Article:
May 28, 2015 by Angela Stelmakowich, Editor
Canada’s property and casualty insurance industry has taken important strides to provide coverage for select cyber security risks, but the lack of data around other related threats has prevented insurers from moving forward with more comprehensive offerings, attendees of an Insurance Institute of Canada (IIC) forum in downtown Toronto heard Thursday.
Paul Kovacs, founder and executive director of the Institute for Catastrophic Loss Reduction, and president and CEO of the Property and Casualty Insurance Compensation Corporation, suggested that barriers currently exist and those hurdles will not be cleared absent the industry gathering additional information.
“In the last few years, the industry has really stepped up and offered solutions for breach attacks, for identity theft. There are some key areas where the industry is now playing a role,” Kovacs said during IIC’s inaugural Emerging Issues Forum, the first of a series of discussions that will deal with emerging issues of interest to those in Canada’s p&c industry.
With regard to Canadians and Canadian businesses buying breach and identity theft coverage, “our sense over the next five to 10 years is that’s going to grow very quickly,” he told forum attendees.
What has changed? Kovacs pointed to the “combination of companies doing a much better job in terms of having a product that is really accepted and wanted,” a large number of high-profile attacks, growing interest from governing bodies like Boards of Directors and third parties such as regulators and others asking and expecting cyber coverage to be in place.
While progress related to breach and identity theft coverage is positive, those coverages are a small part of a cyber security profile that is very broad, ever-growing and ever-changing. There are “many, many other risks that the industry has not yet decided to offer cover for,” Kovacs said.
“Why? It turns out that it’s the absence of data to allow the industry to calculate what the real risk is and confidently think of offering coverage,” as well as accumulation risk, he reported. “So, there’s some barriers that have prohibited the industry from going beyond breach coverage and identity theft,” he said.
There is simply not enough data currently available to confidently insure certain events, including such situations as theft of corporate secrets or catastrophic cyber events like taking down a power grid, Kovacs suggested. “The foundation for providing coverage is not there today,” he told attendees.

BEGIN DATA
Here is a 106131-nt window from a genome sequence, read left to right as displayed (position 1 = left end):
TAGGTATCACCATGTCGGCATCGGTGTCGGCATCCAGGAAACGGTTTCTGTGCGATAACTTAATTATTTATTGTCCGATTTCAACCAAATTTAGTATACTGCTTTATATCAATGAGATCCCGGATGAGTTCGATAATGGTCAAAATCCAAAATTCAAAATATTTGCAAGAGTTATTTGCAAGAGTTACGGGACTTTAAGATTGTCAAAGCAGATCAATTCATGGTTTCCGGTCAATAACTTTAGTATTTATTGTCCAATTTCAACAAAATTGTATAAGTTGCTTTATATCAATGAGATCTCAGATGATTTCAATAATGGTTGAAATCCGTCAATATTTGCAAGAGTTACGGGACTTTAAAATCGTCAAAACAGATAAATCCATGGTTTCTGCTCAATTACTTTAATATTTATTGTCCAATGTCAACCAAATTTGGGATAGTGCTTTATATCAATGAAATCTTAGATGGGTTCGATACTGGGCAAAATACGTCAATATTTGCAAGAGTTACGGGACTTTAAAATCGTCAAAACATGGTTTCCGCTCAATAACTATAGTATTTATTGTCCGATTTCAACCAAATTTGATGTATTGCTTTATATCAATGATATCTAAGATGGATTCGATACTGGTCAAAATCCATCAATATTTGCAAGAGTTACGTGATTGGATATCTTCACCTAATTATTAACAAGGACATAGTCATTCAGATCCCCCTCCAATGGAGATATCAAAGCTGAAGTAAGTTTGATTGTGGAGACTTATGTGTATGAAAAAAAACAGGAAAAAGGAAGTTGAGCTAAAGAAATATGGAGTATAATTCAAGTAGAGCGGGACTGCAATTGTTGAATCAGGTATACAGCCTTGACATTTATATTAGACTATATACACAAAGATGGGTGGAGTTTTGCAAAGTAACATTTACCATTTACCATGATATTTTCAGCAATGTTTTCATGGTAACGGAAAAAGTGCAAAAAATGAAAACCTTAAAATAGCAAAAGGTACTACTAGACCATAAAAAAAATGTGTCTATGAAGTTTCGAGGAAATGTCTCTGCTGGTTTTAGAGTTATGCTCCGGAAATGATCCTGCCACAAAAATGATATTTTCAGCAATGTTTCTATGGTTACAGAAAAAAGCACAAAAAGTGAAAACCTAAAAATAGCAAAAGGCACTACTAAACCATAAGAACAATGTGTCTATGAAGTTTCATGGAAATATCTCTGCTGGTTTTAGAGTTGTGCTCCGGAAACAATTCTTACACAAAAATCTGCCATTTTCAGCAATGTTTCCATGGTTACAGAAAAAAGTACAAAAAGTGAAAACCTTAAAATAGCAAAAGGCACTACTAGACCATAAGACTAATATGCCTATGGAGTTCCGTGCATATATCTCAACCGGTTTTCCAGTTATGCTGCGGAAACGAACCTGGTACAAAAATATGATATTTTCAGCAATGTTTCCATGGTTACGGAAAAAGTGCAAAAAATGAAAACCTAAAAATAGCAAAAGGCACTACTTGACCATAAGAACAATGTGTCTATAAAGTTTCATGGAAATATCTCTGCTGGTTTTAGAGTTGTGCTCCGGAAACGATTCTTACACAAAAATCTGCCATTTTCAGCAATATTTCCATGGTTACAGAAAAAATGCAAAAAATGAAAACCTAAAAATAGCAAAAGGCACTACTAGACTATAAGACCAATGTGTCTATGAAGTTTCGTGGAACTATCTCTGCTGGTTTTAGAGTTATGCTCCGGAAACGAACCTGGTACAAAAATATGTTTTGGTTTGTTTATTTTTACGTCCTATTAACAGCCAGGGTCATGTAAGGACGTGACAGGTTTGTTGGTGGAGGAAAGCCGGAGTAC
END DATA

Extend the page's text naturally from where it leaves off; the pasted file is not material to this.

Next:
But the types of cyber security risks currently not covered – or for which no product has yet been developed – carry with them significant potential, although likely not a market over the next five to 10 years.
“You’ll need a number of years to build up the data, the knowledge, before the underwriters become confident to get into these fields,” Kovacs said. Still, there is “potential for a very big market compared to where it is today,” he added.
“We’re off to a good start, but we need to do even better. It’s really important to learn about the nuances of what can be done for protection,” Kovacs advised.
It is critically important to consider both technology solutions and the behavioural side of things, he suggested. Beyond basic technology solutions, he noted that the broader message must be to get individuals thinking about cyber security.
Acknowledging that industry players are already working hard to get a firm grasp of cyber security, its breadth and its potential implications, “the industry has to work even harder over the next five to 10 years to protect itself from what will be a growing threat of cyber attacks,” Kovacs cautioned.
The higher profile created by a number of large breaches over the last year or so – including Target and Sony – is a positive. “These international stories help us here in Canada understand, but there’s also important things we need to know about Nortel, what we need to know about the National Research Council and Montfort Hospital in Ottawa,” he emphasized.
“It’s useful to know what the regulator in New York is thinking about and the regulator in the United Kingdom, but perhaps even more important to know what OSFI (Office of the Superintendent of Financial Institutions) is doing in this area.”
Kovacs noted that OSFI has issued detailed guidance on issues to consider with regard to cyber risk. “Anybody looking to upgrade what you are doing in terms of the security within your own entity, the guidance from OSFI is something that we strongly encourage reviewing,” he said.
“Our industry has not had large losses yet from cyber incidents here in Canada,” Kovacs said, “but the risk of attack is building and growing and over the next five to 10 years, there’s potential for some very big, threatening events to affect our industry directly.”
Noting that it appears “the level of defence in Canada in somewhat similar to some other countries,” he told attendees. Unfortunately, “the big difference is not that we’re defending ourselves better. It’s that we are not being chosen to be attacked at the same rate as some others are.”
A large body of literature makes clear that the nature of cyber attacks has evolved over time and that the next five to 10 years “can be a much more dangerous environment than we’ve experienced in, say, the last 25 years,” Kovacs told forum attendees.
He cited the low cost of equipment (computers) needed to launch attacks, that almost everyone is connected to the Internet and that the most current software to help carry out attacks is available.
“If somebody really wants to cause trouble, it’s getting easier every year. The number of people with the background and skills to do this is growing every year. There’s a number of different cases why the threat over the next five to 10 years seems to be really at the edge of taking off,” Kovacs cautioned.